The government is continuing to ignore New Zealand’s increasingly severe IT skills shortage, despite warning signs, according to Graeme Muller, CEO of technology industry umbrella group NZTech.
“We have surveyed hundreds of NZ tech companies to see what we can be done, we have shared the data with the government, shown them the impacts and suggested options, but nothing is being done to address the problem,” Muller said
“In theory, it is simply a case of agreeing that with thousands of open roles, these technical skills are not readily available in New Zealand, using exactly the same logic as they did for vets.
“Meanwhile, the impact is that hundreds of jobs paying well over $100,000 are being shifted out of New Zealand every week and critical digital projects across business and government agencies are not getting done,” he added.
From Muller’s perspective, the government has the solution to solve the problem by allowing essential tech workers into the country, yet borders remain largely closed to outside IT talent as the threat of the ongoing pandemic rolls on.
As such, Muller is calling for an urgent review of what constitutes unique experience and technical skills, the criteria for 'Critical Workers'. Such a review could better enable access to the advanced skills needed to support New Zealand’s COVID-19 recovery, digitalisation and export growth.
“Immigration NZ [is] telling senior experienced tech people who have been living in New Zealand, working for our leading tech firms, that suddenly they don’t have enough unique experience or technical skills to enable them to bring their family to New Zealand,” Muller said.
“We are seeing large New Zealand software companies whose products are in huge demand shifting their R&D [research and development] teams into offshore locations as they are being told by Immigration that the highly skilled technical specialists they would like to employ don’t have unique experience or technical skills that qualify for a visa.
“We are seeing IT companies that build and support critical government infrastructure and who are enabling the digital transformation and productivity growth needed in New Zealand, being told that the specialist programmers or cyber security people they need should be available in a local market which currently has thousands of open jobs being promoted,” he added.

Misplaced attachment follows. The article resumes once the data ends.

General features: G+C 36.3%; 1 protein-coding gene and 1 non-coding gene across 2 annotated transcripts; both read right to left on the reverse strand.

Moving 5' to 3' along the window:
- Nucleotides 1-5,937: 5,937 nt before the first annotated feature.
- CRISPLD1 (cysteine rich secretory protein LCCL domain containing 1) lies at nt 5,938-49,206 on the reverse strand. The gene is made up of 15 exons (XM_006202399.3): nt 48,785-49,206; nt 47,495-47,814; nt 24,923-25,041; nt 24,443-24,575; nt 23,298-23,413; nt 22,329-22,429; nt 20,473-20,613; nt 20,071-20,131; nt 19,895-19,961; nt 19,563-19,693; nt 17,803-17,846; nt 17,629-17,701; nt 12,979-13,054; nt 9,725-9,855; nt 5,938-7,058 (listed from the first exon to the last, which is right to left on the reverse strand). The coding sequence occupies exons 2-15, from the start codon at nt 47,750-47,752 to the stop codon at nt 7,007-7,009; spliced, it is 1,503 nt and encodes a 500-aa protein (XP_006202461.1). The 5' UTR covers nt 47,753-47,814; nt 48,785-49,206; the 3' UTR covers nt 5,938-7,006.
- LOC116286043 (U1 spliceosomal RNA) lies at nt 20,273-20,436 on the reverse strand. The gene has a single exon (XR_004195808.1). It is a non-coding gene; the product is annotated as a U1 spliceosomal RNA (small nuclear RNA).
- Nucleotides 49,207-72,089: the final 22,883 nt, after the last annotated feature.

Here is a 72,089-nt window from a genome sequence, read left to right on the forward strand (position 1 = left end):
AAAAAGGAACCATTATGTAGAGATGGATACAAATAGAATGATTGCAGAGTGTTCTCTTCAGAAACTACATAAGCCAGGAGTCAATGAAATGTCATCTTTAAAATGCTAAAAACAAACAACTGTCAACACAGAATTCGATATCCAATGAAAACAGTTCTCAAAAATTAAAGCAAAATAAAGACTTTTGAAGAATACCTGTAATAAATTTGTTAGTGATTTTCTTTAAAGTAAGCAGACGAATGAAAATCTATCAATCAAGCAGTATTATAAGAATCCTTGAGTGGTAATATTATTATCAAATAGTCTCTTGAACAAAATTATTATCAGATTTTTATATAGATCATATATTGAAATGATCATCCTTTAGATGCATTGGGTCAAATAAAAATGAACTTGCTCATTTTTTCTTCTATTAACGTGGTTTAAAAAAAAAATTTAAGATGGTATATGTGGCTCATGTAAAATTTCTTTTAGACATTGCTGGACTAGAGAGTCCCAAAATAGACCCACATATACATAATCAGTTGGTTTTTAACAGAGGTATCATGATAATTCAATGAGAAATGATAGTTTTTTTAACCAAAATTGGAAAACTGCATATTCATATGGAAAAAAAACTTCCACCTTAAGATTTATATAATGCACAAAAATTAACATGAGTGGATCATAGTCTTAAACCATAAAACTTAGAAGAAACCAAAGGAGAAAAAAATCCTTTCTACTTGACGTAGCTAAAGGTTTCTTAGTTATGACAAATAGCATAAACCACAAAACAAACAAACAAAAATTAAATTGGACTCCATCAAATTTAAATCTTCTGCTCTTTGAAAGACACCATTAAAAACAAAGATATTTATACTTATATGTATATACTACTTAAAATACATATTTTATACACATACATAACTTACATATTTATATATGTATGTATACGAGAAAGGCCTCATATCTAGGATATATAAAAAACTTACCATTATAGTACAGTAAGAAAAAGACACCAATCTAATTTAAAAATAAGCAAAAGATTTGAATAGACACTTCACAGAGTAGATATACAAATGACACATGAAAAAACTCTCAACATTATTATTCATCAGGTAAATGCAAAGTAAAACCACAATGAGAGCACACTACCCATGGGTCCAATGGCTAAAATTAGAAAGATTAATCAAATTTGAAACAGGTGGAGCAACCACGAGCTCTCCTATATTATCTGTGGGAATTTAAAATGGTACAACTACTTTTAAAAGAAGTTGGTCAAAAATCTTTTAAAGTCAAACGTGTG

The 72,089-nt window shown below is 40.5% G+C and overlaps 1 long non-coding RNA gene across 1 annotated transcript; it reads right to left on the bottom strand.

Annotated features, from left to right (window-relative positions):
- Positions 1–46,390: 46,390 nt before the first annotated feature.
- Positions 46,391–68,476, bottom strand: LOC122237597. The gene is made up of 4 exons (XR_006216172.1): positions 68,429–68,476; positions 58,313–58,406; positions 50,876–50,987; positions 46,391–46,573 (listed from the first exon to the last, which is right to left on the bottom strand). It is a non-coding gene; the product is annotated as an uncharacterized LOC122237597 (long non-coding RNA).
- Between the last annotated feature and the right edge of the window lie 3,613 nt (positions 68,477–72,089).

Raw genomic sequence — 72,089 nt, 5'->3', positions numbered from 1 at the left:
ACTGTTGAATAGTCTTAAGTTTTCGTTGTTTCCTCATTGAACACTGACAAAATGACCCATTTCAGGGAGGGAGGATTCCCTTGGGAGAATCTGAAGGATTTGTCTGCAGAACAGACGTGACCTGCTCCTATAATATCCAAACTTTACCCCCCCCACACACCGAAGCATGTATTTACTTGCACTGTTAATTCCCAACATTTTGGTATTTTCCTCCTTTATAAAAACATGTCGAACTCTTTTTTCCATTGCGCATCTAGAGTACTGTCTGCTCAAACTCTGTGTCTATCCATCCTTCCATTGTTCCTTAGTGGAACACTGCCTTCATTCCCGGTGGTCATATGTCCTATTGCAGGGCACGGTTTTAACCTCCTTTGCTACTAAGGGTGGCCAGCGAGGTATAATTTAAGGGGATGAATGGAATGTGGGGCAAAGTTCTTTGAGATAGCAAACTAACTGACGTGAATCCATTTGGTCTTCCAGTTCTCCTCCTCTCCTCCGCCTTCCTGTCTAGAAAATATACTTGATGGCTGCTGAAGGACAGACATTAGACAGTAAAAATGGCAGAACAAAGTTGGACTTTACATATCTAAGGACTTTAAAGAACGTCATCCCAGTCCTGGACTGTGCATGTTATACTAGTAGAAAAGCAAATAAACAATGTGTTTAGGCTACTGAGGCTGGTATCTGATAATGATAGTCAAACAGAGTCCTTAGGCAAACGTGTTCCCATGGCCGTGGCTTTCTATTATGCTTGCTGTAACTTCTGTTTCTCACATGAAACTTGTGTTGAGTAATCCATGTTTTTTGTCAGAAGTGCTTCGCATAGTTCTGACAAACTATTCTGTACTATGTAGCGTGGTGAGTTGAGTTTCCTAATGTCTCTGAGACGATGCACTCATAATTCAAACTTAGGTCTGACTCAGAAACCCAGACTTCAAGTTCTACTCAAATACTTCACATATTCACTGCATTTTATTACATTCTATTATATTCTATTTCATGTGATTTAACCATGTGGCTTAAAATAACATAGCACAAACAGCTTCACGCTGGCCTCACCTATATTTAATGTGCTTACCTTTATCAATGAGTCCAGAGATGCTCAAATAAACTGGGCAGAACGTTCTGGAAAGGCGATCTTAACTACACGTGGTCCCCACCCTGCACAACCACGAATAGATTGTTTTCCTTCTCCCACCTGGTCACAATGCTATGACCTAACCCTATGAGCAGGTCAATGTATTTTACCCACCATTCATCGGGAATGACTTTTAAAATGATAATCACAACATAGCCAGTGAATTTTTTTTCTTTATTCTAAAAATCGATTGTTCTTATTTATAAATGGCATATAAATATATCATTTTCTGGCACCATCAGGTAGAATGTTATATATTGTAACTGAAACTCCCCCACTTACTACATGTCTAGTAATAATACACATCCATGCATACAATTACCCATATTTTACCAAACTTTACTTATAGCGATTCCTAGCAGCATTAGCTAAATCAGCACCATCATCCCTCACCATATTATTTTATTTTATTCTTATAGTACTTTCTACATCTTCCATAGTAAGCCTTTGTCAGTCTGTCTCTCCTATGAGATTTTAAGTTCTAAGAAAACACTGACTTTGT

As a result, Muller claimed, projects are stalling or not getting done, cyber security is at risk, export revenues are being impacted and jobs are being sent out of New Zealand.
Moreover, New Zealand’s competitive advantage could be at risk.
“The current settings, the inability to bring critical skills into the country and the lack of humanity regarding the families of hundreds of tech workers is fast becoming a major competitive disadvantage,” Muller said.
“NZTech is calling for rapid action by the government to treat critical tech skills with at least the same enthusiasm as they do fruit pickers, actors, sports people and other so called critical workers,” he added.
The call to action comes roughly a month after NZTech revealed initial results from its industry survey aimed at gauging how the country’s pandemic-prompted border closures are impacting the availability of skills in the tech sector.
The survey’s early results painted a picture of a nation desperately short of critical digital skills.
When the survey had been in the market for just two weeks, it showed that 235 initial respondents claimed to collectively have had almost 2,000 open jobs for which they were struggling to recruit talent.
Muller estimated at the time that there could have been as many as 10,000 open roles in the market during the month of July alone.
From Muller’s perspective, New Zealand is seen as an attractive destination at present, with great opportunities for the country to attract some of the best tech talents from around the world, but the window is closing fast.